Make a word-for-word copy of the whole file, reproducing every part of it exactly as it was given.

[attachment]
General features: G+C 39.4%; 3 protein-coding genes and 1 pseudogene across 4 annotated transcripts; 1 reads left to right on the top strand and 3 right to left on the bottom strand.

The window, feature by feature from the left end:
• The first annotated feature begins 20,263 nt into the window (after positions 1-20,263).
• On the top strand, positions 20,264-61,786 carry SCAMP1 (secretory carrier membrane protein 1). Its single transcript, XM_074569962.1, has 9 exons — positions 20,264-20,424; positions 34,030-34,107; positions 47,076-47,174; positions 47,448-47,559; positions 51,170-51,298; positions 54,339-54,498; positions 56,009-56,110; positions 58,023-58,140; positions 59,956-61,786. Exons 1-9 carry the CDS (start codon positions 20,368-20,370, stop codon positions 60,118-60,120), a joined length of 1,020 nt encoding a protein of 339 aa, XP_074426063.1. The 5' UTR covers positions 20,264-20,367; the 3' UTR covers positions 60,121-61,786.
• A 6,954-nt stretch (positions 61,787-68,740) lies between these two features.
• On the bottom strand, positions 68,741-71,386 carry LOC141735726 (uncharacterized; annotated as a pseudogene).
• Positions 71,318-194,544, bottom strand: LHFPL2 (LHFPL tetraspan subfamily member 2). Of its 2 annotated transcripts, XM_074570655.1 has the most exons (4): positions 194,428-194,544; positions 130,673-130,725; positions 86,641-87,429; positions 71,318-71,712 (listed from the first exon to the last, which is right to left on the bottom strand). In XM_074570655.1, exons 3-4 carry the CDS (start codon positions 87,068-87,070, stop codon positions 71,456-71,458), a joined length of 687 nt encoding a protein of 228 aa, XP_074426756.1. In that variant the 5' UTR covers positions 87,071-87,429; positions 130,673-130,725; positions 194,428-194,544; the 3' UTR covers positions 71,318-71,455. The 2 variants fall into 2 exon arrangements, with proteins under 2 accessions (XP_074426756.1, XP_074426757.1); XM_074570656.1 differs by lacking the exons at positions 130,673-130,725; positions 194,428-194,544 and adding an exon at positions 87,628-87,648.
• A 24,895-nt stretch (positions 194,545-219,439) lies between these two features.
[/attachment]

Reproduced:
General features: G+C 39.4%; 3 protein-coding genes and 1 pseudogene across 4 annotated transcripts; 1 reads left to right on the top strand and 3 right to left on the bottom strand.

The window, feature by feature from the left end:
• The first annotated feature begins 20,263 nt into the window (after positions 1-20,263).
• On the top strand, positions 20,264-61,786 carry SCAMP1 (secretory carrier membrane protein 1). Its single transcript, XM_074569962.1, has 9 exons — positions 20,264-20,424; positions 34,030-34,107; positions 47,076-47,174; positions 47,448-47,559; positions 51,170-51,298; positions 54,339-54,498; positions 56,009-56,110; positions 58,023-58,140; positions 59,956-61,786. Exons 1-9 carry the CDS (start codon positions 20,368-20,370, stop codon positions 60,118-60,120), a joined length of 1,020 nt encoding a protein of 339 aa, XP_074426063.1. The 5' UTR covers positions 20,264-20,367; the 3' UTR covers positions 60,121-61,786.
• A 6,954-nt stretch (positions 61,787-68,740) lies between these two features.
• On the bottom strand, positions 68,741-71,386 carry LOC141735726 (uncharacterized; annotated as a pseudogene).
• Positions 71,318-194,544, bottom strand: LHFPL2 (LHFPL tetraspan subfamily member 2). Of its 2 annotated transcripts, XM_074570655.1 has the most exons (4): positions 194,428-194,544; positions 130,673-130,725; positions 86,641-87,429; positions 71,318-71,712 (listed from the first exon to the last, which is right to left on the bottom strand). In XM_074570655.1, exons 3-4 carry the CDS (start codon positions 87,068-87,070, stop codon positions 71,456-71,458), a joined length of 687 nt encoding a protein of 228 aa, XP_074426756.1. In that variant the 5' UTR covers positions 87,071-87,429; positions 130,673-130,725; positions 194,428-194,544; the 3' UTR covers positions 71,318-71,455. The 2 variants fall into 2 exon arrangements, with proteins under 2 accessions (XP_074426756.1, XP_074426757.1); XM_074570656.1 differs by lacking the exons at positions 130,673-130,725; positions 194,428-194,544 and adding an exon at positions 87,628-87,648.
• A 24,895-nt stretch (positions 194,545-219,439) lies between these two features.